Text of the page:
The works of Jean Sibelius established a strong sense of national musical tradition in Finland - a tradition that has flourished ever since, especially at the Academy of Music in Helsinki which adopted his name in 1939.
He grew up at a time when Finland was fighting for independence from Russia, and the nationalist flavour of his early works was simultaneously appealing to the public and alarming to the authorities.
Sibelius's music grew out of the Romantic tradition of Tchaikovsky, Berlioz and Wagner. The core of his oeuvre is his set of seven symphonies and his symphonic poems. He developed a personal and cogent symphonic style: every symphony has its own individual distinction which culminates in the 7th symphony. This work is the pinnacle of his technique in which he condenses the entire symphonic form into one movement.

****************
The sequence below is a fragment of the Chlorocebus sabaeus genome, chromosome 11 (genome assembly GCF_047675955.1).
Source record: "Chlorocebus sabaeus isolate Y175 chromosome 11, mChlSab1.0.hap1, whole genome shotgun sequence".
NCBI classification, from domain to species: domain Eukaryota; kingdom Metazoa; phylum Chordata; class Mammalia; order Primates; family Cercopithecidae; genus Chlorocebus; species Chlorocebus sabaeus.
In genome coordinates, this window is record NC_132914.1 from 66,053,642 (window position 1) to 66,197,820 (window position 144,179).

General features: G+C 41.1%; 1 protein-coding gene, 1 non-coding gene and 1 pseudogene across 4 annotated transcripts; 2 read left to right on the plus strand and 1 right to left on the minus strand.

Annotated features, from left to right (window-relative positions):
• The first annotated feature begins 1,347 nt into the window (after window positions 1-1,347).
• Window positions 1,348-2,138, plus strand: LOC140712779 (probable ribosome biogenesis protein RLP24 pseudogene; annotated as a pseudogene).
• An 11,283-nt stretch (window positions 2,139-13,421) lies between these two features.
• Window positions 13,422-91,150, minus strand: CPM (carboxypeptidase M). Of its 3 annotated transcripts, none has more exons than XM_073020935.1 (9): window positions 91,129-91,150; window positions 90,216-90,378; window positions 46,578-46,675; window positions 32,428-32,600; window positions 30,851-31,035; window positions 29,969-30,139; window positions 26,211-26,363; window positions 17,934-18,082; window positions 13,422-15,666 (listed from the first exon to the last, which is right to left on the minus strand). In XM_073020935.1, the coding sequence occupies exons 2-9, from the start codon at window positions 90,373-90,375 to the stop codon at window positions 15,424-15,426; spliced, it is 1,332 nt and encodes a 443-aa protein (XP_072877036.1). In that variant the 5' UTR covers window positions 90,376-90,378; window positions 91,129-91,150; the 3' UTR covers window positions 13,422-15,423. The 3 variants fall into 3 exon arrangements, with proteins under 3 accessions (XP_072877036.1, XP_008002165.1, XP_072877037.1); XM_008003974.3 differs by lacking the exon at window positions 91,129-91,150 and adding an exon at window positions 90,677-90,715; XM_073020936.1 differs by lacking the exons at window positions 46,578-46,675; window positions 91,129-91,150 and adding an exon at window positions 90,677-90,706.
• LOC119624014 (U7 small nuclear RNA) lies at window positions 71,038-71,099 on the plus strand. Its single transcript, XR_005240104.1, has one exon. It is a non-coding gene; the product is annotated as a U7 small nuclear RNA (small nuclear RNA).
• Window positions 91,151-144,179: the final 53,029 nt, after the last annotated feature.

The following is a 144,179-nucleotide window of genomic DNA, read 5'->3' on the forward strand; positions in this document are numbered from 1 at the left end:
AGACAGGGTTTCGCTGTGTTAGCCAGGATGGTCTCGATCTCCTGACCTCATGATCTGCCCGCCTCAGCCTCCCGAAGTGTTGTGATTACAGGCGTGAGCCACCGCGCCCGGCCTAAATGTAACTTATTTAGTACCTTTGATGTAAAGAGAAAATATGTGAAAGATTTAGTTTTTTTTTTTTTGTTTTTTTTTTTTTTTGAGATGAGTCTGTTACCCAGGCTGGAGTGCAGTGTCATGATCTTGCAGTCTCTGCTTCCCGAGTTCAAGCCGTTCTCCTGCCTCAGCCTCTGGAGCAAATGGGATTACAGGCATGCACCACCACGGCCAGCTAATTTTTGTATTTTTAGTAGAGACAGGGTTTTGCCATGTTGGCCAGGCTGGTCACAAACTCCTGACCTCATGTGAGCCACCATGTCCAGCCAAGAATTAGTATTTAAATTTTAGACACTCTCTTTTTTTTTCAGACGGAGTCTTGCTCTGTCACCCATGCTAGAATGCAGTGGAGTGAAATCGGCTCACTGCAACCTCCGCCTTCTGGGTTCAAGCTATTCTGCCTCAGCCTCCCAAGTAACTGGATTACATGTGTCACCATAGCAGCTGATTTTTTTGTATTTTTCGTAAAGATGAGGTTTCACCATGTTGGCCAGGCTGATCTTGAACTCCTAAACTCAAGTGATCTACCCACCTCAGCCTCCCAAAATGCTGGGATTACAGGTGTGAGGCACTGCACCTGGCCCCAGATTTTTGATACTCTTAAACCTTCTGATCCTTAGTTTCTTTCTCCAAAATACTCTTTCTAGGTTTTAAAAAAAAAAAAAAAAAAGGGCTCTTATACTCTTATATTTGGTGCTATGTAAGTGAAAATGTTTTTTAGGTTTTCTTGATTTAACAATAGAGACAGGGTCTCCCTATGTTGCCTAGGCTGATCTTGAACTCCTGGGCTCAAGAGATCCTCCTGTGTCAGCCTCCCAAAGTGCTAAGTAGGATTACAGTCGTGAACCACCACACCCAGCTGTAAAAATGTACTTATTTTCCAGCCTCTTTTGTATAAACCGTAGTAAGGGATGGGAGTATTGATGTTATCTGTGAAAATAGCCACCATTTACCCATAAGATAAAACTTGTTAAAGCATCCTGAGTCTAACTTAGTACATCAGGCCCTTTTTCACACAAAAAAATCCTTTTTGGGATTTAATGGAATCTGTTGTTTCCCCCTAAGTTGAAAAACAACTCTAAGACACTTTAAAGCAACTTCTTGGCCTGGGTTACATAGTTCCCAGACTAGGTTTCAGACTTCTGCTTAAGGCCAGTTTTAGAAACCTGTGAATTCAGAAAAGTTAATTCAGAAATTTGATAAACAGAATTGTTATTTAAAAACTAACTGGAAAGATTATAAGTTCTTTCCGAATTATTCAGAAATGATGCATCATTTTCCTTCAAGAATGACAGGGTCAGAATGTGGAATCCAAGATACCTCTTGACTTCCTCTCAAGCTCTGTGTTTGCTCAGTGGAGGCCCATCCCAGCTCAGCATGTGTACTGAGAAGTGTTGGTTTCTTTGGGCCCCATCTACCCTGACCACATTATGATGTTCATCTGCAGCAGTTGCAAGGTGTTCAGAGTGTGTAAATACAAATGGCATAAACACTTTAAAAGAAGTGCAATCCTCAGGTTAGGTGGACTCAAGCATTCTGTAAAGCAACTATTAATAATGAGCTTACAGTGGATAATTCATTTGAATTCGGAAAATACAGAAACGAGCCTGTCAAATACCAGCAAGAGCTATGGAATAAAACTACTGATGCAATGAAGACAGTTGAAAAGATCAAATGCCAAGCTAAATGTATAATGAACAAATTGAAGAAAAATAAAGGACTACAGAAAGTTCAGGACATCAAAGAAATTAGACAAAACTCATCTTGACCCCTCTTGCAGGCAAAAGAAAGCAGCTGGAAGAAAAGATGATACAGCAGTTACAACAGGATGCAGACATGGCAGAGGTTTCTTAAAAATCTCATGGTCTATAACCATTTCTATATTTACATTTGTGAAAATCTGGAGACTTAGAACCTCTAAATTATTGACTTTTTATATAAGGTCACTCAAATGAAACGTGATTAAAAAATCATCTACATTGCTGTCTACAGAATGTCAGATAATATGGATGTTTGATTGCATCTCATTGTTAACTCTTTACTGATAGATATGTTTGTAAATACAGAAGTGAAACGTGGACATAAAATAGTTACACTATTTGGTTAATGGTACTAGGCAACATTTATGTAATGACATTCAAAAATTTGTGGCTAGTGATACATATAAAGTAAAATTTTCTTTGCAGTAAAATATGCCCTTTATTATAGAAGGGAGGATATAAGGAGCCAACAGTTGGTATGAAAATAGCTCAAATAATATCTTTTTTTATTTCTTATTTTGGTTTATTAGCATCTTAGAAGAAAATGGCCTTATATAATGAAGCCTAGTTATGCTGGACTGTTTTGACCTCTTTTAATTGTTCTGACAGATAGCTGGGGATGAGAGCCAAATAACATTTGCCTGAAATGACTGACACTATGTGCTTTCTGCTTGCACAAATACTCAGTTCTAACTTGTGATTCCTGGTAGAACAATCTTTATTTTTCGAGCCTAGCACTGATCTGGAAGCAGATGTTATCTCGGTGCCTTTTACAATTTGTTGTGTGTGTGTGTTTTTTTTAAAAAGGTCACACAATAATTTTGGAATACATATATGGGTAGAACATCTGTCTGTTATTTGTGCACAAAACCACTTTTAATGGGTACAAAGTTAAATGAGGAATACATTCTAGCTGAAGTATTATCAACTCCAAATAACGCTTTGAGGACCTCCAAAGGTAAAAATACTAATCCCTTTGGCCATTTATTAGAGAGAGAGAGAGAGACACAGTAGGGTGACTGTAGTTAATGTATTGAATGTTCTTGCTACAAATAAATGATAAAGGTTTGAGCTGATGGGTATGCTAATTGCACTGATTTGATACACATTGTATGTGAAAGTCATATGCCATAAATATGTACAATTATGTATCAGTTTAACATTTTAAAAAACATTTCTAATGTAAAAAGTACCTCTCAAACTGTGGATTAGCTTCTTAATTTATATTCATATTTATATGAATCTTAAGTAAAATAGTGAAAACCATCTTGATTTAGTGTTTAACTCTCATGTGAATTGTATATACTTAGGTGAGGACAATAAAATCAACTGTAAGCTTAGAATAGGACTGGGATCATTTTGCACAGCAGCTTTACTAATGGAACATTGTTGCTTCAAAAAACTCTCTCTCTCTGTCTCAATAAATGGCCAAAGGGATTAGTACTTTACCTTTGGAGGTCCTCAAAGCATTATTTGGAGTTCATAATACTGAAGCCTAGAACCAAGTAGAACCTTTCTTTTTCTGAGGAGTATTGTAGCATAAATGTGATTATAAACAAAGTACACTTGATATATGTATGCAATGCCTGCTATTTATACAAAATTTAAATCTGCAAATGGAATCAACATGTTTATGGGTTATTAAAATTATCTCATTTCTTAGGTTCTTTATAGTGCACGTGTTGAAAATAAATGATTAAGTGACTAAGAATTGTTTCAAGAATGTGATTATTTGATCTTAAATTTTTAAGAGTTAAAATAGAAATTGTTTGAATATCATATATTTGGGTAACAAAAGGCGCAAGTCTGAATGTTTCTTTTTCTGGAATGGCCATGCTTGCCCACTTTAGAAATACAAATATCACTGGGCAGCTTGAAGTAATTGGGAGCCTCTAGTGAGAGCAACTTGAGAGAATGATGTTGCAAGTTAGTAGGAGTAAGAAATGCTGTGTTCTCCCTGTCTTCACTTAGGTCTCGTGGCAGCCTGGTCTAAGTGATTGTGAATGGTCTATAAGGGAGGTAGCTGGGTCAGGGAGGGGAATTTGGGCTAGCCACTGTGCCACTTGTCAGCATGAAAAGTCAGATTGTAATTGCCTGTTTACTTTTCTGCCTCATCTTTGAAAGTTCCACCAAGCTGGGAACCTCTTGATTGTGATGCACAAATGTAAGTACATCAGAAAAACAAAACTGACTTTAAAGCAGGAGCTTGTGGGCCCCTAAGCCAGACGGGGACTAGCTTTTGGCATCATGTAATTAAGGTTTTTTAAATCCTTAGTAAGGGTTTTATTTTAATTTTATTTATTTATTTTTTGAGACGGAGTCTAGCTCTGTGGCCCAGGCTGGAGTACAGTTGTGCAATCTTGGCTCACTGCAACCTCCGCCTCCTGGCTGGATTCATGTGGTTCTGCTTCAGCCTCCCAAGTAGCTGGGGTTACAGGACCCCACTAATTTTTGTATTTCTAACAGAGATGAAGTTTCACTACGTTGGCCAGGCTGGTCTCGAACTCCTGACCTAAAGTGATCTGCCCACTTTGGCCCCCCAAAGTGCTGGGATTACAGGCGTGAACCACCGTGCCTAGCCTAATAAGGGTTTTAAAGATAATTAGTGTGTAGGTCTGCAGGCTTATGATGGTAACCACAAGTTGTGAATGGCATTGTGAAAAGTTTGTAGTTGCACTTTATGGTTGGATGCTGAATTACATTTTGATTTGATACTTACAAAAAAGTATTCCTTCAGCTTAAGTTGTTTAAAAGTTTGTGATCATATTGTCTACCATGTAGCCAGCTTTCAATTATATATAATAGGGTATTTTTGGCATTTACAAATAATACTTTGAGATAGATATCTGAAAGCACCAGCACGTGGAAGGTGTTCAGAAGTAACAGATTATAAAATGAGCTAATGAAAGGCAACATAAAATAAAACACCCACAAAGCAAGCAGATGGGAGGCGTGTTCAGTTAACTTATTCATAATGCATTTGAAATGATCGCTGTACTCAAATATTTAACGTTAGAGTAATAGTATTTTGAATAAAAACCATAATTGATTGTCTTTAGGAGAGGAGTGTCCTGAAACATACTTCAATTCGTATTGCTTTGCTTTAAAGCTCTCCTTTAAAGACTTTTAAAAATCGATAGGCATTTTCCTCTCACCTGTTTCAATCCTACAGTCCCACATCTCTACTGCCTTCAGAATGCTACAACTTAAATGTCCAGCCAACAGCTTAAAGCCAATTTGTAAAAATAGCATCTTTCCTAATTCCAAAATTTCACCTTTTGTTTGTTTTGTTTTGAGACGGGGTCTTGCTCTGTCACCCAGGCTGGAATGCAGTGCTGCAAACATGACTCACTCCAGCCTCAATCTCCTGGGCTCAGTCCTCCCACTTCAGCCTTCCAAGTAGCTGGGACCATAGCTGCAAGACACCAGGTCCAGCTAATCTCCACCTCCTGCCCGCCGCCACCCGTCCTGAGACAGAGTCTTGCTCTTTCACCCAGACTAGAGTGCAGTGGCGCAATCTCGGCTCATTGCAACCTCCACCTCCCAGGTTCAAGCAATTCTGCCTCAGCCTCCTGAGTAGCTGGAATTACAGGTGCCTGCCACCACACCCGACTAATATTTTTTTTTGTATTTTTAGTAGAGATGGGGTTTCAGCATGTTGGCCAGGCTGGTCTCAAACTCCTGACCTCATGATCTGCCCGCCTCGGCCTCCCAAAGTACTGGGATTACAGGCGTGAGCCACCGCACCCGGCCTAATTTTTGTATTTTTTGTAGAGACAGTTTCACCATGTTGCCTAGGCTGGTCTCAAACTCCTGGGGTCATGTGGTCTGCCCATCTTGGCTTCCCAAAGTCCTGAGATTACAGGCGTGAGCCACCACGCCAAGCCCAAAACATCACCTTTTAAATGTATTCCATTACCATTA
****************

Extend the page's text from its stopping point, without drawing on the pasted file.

His status as one a Finland’s most important artists comes from the fact that he was able to combine his original style with a profound national historical awareness and a strong connection with Finnish nature.